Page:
two instruments (and more generally three) if the continuity of
the guidance service is requested.
In any case, a careful estimation of the effects of
refraction should be performed, as tacheometers and laser equipment
may be sometimes used on very long ranges (more than 500 m is an
achievable range for some lasers, and an automatic tacheometer may
easily work much farther). Thus it must be pointed out that on such
ranges, the errors induced by refraction are often larger than
Each given type of work requires a careful
analysis, as usual, and a regular re-evaluation to the method that is
optimal at a given date. But surveyors will have noticed that since a
few years, "precise height determinations" are not always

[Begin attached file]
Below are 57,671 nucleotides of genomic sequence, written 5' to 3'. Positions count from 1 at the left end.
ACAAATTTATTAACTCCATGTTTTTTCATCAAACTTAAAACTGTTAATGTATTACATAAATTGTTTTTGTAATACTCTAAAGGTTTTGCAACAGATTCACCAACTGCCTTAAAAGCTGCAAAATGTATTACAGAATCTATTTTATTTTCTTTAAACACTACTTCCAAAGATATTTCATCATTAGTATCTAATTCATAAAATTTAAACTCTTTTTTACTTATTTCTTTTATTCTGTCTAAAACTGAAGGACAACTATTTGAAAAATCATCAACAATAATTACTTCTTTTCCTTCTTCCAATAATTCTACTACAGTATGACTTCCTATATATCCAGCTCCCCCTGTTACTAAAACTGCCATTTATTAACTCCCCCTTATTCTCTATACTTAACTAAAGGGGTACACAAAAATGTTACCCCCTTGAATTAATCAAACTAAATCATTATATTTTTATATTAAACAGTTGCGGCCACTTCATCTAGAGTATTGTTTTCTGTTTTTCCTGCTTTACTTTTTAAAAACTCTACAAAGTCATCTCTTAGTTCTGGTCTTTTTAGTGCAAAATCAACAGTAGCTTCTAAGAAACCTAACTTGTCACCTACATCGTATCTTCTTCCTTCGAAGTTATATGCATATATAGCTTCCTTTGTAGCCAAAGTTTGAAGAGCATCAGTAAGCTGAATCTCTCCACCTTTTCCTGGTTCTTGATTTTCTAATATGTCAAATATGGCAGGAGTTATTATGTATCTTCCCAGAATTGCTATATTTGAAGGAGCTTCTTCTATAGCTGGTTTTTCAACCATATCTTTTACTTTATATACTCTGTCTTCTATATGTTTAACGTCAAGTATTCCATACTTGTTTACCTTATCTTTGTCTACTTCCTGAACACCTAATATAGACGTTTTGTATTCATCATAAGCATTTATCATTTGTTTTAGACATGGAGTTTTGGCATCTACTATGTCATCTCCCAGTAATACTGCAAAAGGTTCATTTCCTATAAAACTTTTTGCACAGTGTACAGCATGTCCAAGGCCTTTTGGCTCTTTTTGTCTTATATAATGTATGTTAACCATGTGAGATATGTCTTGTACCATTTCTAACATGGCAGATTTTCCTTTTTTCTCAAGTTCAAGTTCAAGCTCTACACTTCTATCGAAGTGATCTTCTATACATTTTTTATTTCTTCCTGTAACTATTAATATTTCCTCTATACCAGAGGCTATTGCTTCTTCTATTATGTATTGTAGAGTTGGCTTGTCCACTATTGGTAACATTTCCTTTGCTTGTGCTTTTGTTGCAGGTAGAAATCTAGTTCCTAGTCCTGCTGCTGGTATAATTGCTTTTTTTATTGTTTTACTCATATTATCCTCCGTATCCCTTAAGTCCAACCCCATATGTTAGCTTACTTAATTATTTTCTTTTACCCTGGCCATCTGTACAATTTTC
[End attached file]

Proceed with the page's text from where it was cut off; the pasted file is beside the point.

equivalent to "direct levelling". Here we have presented a
few examples: the relevance of the analysis presented is probably
quite dependent on the economic conditions in each country. But we
consider that sometimes the GPS may be used, sometimes not. The same
applies for the use of tacheometers. Thus we encourage the surveyors (i)
not to overestimate the accuracy of GPS (this paper does not want to
emphasise this classical question of the vertical precision of GPS,
but any surveyor must be aware of the large discrepancy between the
repeatability of GPS - a few mm - and its real precision - generally
more than 2 cm rms -) and underestimate the problems posed by the
different reference frames of GPS and national levelling network, and
(ii) to have in mind for each work a clear and regularly updated idea
about the economic and precision aspects relative to the methods
Prof. Michel Kasser
18 April 2000